. m. 5, 6, &c. Even words, Matt

, xii. 37. both the idle and

, hard, Jude 15. nay, even the secrets of the heart, Rom. ü. 15, 16. 1 Cor. iv. 5. 3dly. It is not our business to de termine with what the Judge may justly upbraid the damned. It is plain, he will upbraid them with those things at least, which they shall bear with the most dreadful amazement.

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14. But map denotes resentment for the dearest thing : and hence jealorisy and great fury are joined together, Zech. vii. 2. But above all things he is jealous for his name, that is, that it be made known to men 'as it is, Ezek. xxxix. 25. and will be jealous for my holy name. In which name even this is contained, and will by no means clear the guilty, Exod. xxxiv. 7.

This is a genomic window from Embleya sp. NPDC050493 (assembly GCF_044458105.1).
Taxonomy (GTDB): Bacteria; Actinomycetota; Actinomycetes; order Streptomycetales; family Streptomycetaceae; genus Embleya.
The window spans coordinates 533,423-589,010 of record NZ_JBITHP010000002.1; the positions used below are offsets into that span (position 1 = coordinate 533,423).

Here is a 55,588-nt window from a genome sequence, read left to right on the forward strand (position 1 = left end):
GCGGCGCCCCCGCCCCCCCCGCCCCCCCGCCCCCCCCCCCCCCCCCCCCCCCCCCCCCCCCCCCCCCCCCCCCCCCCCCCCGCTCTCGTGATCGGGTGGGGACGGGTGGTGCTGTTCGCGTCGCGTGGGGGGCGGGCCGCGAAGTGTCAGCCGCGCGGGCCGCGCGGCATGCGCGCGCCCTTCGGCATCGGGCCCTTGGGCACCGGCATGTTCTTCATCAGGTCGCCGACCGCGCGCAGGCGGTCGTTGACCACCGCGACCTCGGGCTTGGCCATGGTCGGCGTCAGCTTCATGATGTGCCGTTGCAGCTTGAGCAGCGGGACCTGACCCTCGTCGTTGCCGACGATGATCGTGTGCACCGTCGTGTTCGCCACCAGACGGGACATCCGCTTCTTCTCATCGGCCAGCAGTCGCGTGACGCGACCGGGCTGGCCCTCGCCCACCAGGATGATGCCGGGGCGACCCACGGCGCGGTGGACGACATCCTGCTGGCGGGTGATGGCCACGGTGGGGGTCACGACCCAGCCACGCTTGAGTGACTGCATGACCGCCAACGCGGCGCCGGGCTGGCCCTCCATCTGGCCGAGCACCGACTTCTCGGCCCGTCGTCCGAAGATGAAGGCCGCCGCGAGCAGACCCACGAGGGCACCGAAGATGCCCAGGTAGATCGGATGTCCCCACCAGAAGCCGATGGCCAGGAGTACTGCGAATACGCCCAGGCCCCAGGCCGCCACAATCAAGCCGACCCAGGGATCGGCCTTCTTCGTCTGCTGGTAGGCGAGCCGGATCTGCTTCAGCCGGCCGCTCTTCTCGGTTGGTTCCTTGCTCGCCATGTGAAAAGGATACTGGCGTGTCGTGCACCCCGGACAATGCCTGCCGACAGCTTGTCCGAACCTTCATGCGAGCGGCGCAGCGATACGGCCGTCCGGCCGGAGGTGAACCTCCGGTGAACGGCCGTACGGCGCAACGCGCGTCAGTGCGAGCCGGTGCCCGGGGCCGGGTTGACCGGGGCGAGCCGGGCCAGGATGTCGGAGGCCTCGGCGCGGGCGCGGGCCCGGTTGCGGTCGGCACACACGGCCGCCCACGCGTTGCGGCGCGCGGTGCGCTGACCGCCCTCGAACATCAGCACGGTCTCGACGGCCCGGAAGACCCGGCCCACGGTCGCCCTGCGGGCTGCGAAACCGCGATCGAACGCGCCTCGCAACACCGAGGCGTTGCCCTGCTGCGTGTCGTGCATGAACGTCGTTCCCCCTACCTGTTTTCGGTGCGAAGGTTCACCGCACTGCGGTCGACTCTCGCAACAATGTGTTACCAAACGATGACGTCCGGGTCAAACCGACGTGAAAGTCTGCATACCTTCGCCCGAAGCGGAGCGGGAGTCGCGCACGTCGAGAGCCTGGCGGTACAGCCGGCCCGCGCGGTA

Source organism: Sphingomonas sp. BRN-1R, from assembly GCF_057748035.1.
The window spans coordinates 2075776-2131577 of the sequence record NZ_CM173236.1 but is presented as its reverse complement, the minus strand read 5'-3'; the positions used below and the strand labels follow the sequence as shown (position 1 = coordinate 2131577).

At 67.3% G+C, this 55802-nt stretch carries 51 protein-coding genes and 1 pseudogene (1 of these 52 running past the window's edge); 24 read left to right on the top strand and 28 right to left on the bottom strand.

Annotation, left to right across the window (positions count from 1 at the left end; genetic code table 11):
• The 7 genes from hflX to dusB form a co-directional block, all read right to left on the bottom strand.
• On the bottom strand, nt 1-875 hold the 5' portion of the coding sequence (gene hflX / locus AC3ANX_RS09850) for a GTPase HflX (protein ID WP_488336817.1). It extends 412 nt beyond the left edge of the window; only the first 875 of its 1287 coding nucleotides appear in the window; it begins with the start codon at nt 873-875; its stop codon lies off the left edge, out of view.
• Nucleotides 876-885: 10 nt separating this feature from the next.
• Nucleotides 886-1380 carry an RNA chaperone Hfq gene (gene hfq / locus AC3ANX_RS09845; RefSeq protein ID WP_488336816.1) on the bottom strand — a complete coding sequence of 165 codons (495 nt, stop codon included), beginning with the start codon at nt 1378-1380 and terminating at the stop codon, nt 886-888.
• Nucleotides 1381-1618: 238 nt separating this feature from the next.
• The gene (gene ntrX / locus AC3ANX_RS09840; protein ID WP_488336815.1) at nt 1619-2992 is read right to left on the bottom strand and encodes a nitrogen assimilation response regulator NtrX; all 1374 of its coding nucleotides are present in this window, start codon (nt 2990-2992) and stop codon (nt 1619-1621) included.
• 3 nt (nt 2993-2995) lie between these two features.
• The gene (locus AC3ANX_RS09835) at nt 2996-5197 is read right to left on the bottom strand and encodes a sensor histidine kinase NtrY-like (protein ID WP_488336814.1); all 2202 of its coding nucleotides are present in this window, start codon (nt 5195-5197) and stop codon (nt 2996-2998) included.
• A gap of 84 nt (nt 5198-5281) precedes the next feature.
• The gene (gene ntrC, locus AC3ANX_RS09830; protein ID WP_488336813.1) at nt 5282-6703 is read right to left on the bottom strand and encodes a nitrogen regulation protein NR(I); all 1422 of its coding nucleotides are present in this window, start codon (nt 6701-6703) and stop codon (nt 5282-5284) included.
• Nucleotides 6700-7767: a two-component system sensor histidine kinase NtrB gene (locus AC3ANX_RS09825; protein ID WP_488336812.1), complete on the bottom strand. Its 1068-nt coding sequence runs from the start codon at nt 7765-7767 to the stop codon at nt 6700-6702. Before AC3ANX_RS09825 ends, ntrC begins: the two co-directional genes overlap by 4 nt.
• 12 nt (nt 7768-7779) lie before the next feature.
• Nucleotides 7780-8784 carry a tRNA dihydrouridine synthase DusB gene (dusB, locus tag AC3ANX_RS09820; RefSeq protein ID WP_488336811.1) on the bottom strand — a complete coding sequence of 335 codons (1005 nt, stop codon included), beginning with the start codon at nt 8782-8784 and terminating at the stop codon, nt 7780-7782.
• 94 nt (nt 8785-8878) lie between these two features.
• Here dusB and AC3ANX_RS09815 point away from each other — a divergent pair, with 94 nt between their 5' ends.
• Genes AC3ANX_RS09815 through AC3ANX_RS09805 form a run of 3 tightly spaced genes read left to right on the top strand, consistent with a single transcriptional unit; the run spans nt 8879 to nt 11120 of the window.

. *XXIV: We may likewise argue from the majesty of God in this manner : It is altogether impossible that God should deny himself, 2 Tim. ii. 13. that is, that he should conceal his own imperfections, or do any thing to make him appear to be what he is not, or that he is not possessed of properties truly divine : and that because he himself is the archtype and